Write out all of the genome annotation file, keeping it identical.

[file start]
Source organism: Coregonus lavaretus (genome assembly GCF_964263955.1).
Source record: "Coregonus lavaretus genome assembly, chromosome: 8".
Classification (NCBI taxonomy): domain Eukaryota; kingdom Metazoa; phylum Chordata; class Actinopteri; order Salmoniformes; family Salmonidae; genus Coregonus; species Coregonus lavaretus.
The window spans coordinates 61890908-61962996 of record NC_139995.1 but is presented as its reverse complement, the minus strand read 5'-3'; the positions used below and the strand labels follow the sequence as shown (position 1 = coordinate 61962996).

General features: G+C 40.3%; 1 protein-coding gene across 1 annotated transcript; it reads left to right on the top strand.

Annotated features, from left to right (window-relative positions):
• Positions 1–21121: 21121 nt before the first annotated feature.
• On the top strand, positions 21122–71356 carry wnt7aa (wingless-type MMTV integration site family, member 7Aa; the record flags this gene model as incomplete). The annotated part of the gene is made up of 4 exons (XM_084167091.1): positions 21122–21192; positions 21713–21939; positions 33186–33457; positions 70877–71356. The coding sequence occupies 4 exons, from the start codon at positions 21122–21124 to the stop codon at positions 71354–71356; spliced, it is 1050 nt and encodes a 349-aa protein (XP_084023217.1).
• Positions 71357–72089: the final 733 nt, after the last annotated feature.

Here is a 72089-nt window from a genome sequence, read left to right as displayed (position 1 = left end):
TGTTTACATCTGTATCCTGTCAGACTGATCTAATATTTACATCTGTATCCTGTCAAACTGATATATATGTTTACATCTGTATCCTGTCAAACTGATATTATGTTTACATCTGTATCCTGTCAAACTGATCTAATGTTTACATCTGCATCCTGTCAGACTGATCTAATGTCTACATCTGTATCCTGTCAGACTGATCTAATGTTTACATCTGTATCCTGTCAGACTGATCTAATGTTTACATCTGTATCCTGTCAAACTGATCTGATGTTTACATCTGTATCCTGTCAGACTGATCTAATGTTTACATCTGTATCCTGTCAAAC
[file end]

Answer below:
Source organism: Coregonus lavaretus (genome assembly GCF_964263955.1).
Source record: "Coregonus lavaretus genome assembly, chromosome: 8".
Classification (NCBI taxonomy): domain Eukaryota; kingdom Metazoa; phylum Chordata; class Actinopteri; order Salmoniformes; family Salmonidae; genus Coregonus; species Coregonus lavaretus.
The window spans coordinates 61890908-61962996 of record NC_139995.1 but is presented as its reverse complement, the minus strand read 5'-3'; the positions used below and the strand labels follow the sequence as shown (position 1 = coordinate 61962996).

General features: G+C 40.3%; 1 protein-coding gene across 1 annotated transcript; it reads left to right on the top strand.

Annotated features, from left to right (window-relative positions):
• Positions 1–21121: 21121 nt before the first annotated feature.
• On the top strand, positions 21122–71356 carry wnt7aa (wingless-type MMTV integration site family, member 7Aa; the record flags this gene model as incomplete). The annotated part of the gene is made up of 4 exons (XM_084167091.1): positions 21122–21192; positions 21713–21939; positions 33186–33457; positions 70877–71356. The coding sequence occupies 4 exons, from the start codon at positions 21122–21124 to the stop codon at positions 71354–71356; spliced, it is 1050 nt and encodes a 349-aa protein (XP_084023217.1).
• Positions 71357–72089: the final 733 nt, after the last annotated feature.

Here is a 72089-nt window from a genome sequence, read left to right as displayed (position 1 = left end):
TGTTTACATCTGTATCCTGTCAGACTGATCTAATATTTACATCTGTATCCTGTCAAACTGATATATATGTTTACATCTGTATCCTGTCAAACTGATATTATGTTTACATCTGTATCCTGTCAAACTGATCTAATGTTTACATCTGCATCCTGTCAGACTGATCTAATGTCTACATCTGTATCCTGTCAGACTGATCTAATGTTTACATCTGTATCCTGTCAGACTGATCTAATGTTTACATCTGTATCCTGTCAAACTGATCTGATGTTTACATCTGTATCCTGTCAGACTGATCTAATGTTTACATCTGTATCCTGTCAAAC